As countries around the globe wrestle with the deadly coronavirus, the consequences of their actions or inactions will have lasting impacts—among them unnecessary deaths, ruptured economies, and perceptions of their governments’ ability to prepare for and handle this crisis and to provide for quality, accessible health care to all citizens. Cristina Rabadán-Diehl, Ph.D., a Westat Associate Director for Clinical Trials, discusses these impacts, how countries are handling the pandemic, and lessons learned so far.
Q. How is the world dealing with the pandemic?
A. It varies from continent to continent because you cannot separate the geopolitical environment of a country and the level of health literacy of its citizens from its health status. Health literacy is a broad concept, but at its foundation is the ability for individuals to gain access to, understand, and use information in ways that promote and maintain good health.
The European Union has a high level of education, an economy that is showing promising signs of recovery, and a strong health care system. So it is faring well with a few exceptions; Italy, France, and Spain are experiencing a second surge in the number of cases due to re-opening cities too quickly and some social-cultural behaviors of their population. The situation in much of Africa is dire. Its health care system is resource-limited, not easily accessible, and lacks testing capabilities.
Q. What about the rest of the world?
A. Coronavirus cases have been rising sharply in South American countries, despite their strong capacity for case detection. Brazil has had 3.8+ million confirmed cases, which is second only to the U.S. Peru, Mexico, and Colombia are also confronting major outbreaks and are in the top 10 countries with the most confirmed cases. This is likely because there is no cohesive response to the pandemic. In India, COVID-positive cases are high, but the country has a low mortality rate in comparison to other countries. That could be because it has a high percentage of young people and/or because deaths due to COVID-19 are underreported. China’s advantage in containing COVID has been its government’s implementation of social isolation and pulling needed resources from one region to support another. The disciplined social structure and support of the collective good in Taiwan, South Korea, and Japan have helped them contain COVID.
Q. What other countries are successfully battling this virus?
A. According to the World Health Organization (WHO), countries that have responded most successfully were able to avoid the trade-off between a high mortality and a high socio-economic impact of the pandemic. New Zealand has been able to bring infections down and open up its country internally, and other island nations were also able to almost entirely prevent an outbreak like Taiwan and Iceland. Other countries such as Australia successfully curbed infections with a countrywide lockdown in March and aggressive contact tracing, but some of its cities are now seeing a second wave.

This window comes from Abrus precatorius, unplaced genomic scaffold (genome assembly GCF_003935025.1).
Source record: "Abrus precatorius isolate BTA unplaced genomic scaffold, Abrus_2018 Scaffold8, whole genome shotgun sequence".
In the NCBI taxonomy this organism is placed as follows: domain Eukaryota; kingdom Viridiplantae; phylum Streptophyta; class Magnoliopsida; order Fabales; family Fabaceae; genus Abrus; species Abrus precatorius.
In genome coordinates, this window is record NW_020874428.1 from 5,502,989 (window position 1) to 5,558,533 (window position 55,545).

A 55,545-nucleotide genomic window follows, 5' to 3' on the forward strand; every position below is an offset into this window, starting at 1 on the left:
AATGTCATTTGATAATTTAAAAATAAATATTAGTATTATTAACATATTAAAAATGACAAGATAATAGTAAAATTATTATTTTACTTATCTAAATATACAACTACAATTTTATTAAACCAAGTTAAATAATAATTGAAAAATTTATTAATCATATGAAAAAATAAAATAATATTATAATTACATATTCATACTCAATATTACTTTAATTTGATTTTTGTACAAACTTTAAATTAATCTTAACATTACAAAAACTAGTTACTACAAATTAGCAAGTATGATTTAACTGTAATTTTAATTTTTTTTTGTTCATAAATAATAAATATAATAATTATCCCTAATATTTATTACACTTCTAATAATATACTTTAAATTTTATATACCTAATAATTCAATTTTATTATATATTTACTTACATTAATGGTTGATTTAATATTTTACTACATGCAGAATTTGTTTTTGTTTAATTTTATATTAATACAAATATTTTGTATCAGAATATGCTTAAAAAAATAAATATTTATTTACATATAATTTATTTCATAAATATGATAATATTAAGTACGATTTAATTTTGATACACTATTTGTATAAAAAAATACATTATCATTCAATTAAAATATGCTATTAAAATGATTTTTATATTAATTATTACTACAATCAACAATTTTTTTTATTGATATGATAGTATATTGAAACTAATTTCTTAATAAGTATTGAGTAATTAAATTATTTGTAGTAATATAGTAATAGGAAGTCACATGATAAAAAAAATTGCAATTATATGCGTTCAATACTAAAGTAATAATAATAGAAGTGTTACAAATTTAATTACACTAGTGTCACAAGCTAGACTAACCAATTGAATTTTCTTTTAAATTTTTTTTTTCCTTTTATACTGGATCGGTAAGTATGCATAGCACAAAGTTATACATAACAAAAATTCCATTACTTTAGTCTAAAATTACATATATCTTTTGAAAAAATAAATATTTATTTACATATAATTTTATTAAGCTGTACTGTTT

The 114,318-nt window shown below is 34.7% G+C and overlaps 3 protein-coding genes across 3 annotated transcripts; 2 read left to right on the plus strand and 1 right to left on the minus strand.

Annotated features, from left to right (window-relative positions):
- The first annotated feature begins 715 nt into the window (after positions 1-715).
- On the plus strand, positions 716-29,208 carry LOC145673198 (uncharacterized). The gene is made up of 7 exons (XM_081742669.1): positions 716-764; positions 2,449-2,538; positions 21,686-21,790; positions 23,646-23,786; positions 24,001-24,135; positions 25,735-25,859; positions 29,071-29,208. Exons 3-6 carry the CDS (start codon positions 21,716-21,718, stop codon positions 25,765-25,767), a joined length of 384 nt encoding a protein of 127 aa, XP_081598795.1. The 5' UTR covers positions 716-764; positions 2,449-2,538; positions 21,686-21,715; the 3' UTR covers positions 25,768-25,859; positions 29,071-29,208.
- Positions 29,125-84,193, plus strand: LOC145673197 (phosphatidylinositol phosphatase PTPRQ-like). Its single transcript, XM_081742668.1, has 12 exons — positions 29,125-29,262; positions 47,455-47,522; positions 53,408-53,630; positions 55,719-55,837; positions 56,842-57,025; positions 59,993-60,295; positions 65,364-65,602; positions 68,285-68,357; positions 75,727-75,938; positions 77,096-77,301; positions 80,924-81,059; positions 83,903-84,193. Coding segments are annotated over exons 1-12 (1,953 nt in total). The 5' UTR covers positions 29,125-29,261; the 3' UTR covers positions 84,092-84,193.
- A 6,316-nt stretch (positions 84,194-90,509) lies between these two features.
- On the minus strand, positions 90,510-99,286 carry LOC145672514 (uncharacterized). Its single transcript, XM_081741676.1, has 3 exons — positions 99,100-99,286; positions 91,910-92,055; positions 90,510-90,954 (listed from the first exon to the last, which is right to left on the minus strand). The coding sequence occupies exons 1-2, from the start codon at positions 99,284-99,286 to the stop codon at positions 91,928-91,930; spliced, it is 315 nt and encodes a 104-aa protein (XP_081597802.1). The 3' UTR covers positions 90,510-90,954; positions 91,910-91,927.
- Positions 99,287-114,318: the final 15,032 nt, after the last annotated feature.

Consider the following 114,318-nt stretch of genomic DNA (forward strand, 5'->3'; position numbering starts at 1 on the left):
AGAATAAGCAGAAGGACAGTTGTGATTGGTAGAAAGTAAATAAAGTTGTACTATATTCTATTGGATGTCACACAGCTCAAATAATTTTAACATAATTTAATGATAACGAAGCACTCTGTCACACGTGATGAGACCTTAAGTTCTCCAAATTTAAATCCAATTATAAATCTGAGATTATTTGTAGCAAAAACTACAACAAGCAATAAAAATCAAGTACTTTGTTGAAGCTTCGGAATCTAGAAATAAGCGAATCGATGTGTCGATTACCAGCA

Q. How is the WHO helping in this fight against COVID?
A. The WHO provides science, data, and practical actions that countries can take to battle not only this pandemic but also future global health threats. It also coordinates action and strategies under the International Health Regulations (IHR), which is an agreement among 196 countries to work together for global health security by building their capacities to detect and address public health events. Unfortunately, many countries have not been able to reach the goals that were projected in 2005 when the IHR was agreed upon.
Q. What will it take to end this pandemic?
A. We need a vaccine that will ensure immunity for all population segments and medicines and treatments to mitigate the severity of the disease. Until then, we must embrace our civic responsibility: wear a mask, socially distance in public, and wash our hands frequently. Equally important, we need to rely on the information and data supplied by the WHO and the Centers for Disease Control and Prevention.
Q. What lessons have been learned from the world pandemic so far?
A. There are many lessons, but we learned them before COVID. These include the need to:
- Be prepared
- Have a coordinated universal health care system
- Aggressively test to ensure the accuracy of data
- Ensure people have universal health literacy
- Instill in our citizens the social responsibility and behaviors critical to averting the spread of this disease
- Pay heed to WHO’s IHR and the Global Health Security Agenda, which call for nations, international organizations, and civil society to accelerate progress toward a world safe and secure from infectious disease threats
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